ATHENS, Ohio (Oct. 18, 2006) -- The Ohio University fiscal year 2007 budget prevented a forecasted deficit and freed up an additional $6.3 million to support the university's Vision OHIO priority initiatives.
This year's total budget is $557.7 million, an increase of $15.2 million or 2.8 percent more than last year. Total expenditures are expected to increase by $6.8 million. The university expects health care costs to rise 7.7 percent and has experienced significant spikes in utilities costs that are expected to continue through fiscal year 2007. The budget includes a 3 percent salary raise pool.
During the budget planning process, total university revenue was projected to grow by nearly 3 percent, mostly as a result of the 6 percent increase in undergraduate tuition and fees. Unrestricted state support was also expected to decrease by $2.5 million or 2 percent during fiscal year 2007.
The budget has $14.4 million in reductions that will erase the projected $9 million gap in funding that the university would have faced this fiscal year. The university is now developing a plan to use the additional resources in several areas that have been identified as top priorities. The three top priorities are investing in undergraduate education, graduate education and research, and faculty development.
Every planning unit identified Tier 1, Tier 2 and Tier 3 reductions as part of the budget planning process. Tier 1 reductions are those that have minimal or no impact on the university's delivery of services and offerings, while Tier 2 reductions are those that will have some level of impact on the university's delivery of services. Tier 3 reductions are cuts that have a direct effect on academic units. Ohio University President Roderick J. McDavis decided to only make Tier 1 and Tier 2 cuts in order to limit negative effects on academic units. Faculty salaries were exempted from the base department reductions and only 14 Group 2 faculty positions were eliminated out of the 121 jobs that were cut as a result of the budget reduction process.
"We wanted to protect our academic mission and preserve the core of what we're here to do -- educate students," said Bill Decatur, vice president for finance and administration. "Through the strategic planning process, we identified academic priorities. Through reallocation we have found a way to invest in those priorities."
The university's voluntary Early Retirement Incentive Program also is playing an important role in this year's budget because it has provided planning units with an additional tool to meet their realignment targets. The ERIP, also known as a buyout, allows Ohio University to purchase one additional year of service credit for eligible administrative and classified employees. Participating employees must be members of the Ohio Public Education Retirement System to retire early and/or retire with a larger retirement benefit than they may have otherwise.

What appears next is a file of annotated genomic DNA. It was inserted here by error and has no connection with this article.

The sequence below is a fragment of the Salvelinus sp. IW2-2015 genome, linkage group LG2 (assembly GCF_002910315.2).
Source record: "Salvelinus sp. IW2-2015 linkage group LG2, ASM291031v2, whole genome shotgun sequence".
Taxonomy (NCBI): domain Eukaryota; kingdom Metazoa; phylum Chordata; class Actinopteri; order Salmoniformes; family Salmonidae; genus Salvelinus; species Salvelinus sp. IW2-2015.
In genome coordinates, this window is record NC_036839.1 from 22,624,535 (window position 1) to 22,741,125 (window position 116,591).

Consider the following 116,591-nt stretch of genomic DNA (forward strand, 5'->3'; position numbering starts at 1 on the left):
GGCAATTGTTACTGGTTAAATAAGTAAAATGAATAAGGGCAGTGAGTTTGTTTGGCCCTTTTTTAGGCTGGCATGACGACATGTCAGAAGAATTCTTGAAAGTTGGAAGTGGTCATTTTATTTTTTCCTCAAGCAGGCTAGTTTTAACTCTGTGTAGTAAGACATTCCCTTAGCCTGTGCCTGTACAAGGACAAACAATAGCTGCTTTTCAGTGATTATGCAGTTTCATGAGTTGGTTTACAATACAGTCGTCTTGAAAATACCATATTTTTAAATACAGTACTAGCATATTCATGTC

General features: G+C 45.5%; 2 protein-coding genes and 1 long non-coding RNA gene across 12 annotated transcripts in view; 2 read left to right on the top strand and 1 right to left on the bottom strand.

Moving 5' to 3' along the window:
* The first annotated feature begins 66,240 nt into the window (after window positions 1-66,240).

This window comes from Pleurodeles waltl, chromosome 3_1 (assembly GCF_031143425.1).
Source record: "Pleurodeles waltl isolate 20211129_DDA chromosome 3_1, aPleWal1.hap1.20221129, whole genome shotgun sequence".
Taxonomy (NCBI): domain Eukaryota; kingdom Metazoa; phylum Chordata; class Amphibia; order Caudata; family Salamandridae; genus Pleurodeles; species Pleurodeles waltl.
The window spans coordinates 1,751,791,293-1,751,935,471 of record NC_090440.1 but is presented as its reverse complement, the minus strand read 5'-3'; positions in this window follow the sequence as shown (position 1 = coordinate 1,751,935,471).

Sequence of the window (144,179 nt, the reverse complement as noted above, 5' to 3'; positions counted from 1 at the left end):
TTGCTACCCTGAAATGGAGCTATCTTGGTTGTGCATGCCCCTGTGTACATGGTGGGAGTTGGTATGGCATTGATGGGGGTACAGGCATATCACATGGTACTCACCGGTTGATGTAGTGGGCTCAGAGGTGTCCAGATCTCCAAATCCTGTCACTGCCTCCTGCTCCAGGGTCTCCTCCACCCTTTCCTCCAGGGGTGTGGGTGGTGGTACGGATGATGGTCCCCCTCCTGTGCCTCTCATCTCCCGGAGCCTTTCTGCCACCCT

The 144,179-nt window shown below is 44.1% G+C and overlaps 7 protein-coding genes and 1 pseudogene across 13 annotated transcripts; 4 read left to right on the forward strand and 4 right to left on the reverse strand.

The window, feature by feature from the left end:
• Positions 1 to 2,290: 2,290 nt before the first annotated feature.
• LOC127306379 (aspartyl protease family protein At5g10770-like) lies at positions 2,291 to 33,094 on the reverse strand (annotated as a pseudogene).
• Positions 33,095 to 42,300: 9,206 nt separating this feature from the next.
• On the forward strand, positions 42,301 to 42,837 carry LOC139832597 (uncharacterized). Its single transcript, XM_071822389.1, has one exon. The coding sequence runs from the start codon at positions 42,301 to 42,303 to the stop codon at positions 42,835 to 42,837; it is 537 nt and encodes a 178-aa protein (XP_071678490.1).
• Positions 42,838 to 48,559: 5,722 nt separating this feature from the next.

The enrollment period is April 1, 2006 through August 31, 2007. To date nearly 80 of 316 eligible employees have enrolled in the ERIP. The budget assumes that 150 retirees will enroll before the deadline and half of their jobs would be abolished.
After the budget plan was unveiled in June, the university did not achieve its targeted enrollment numbers for continuing and new transfer students this fall. The shortfall led university officials to forecast a $1.9 million loss in tuition revenue this fiscal year.
To offset the projected loss in revenue, the university will use a portion of the additional $2.1 million it received this year when the Ohio Controlling Board voted in June to distribute an additional $30 million to public universities from the State Share of Instruction. About $200,000 of the $2.1 million is designated for regional campuses.
The budget was developed collaboratively with the Budget Planning Council. The mission of the BPC is to help the university establish a long-term strategy for undergraduate and graduate tuition and fees and comprehensive salary and benefits compensation plans for all employee groups. Other groups that were crucial to the budget planning process were budget unit managers, vice presidents and academic leadership.
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